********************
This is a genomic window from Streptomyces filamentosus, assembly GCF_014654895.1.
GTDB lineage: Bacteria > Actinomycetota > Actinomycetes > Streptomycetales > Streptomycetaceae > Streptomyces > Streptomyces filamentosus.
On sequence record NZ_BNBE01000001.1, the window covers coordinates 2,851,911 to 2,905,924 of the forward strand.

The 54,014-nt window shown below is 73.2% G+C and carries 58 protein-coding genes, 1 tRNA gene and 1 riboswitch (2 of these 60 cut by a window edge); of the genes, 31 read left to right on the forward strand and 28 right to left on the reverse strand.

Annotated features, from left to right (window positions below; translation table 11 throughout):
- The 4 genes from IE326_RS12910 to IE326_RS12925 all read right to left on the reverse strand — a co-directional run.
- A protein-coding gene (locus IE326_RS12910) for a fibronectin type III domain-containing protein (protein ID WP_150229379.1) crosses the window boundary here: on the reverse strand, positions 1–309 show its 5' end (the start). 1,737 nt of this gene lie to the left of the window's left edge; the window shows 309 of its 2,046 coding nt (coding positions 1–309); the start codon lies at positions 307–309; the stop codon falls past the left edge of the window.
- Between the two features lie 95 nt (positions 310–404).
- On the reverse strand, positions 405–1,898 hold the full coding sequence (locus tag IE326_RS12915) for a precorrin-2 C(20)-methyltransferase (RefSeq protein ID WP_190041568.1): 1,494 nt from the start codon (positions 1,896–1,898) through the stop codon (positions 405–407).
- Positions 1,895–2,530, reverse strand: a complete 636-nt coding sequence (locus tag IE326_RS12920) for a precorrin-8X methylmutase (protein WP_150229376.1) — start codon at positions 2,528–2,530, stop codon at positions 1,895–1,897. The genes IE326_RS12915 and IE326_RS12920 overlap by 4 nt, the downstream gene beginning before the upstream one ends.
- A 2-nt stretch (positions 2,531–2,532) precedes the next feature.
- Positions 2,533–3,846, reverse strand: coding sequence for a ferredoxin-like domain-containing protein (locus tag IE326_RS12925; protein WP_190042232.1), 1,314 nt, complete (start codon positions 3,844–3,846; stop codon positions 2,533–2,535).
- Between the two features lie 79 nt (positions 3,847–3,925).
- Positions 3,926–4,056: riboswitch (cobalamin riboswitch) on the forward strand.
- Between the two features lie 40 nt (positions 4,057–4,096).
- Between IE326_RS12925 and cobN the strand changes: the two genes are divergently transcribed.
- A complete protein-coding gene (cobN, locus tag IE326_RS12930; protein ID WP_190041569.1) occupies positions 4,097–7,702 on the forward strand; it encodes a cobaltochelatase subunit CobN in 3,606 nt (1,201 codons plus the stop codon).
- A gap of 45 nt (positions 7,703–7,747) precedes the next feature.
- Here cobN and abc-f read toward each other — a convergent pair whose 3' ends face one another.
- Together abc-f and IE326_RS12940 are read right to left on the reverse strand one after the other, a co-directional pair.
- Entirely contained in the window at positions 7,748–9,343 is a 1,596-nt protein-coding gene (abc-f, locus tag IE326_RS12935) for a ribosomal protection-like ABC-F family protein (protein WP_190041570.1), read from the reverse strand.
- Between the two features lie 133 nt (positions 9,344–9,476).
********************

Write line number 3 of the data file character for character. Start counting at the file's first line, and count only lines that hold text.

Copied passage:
On sequence record NZ_BNBE01000001.1, the window covers coordinates 2,851,911 to 2,905,924 of the forward strand.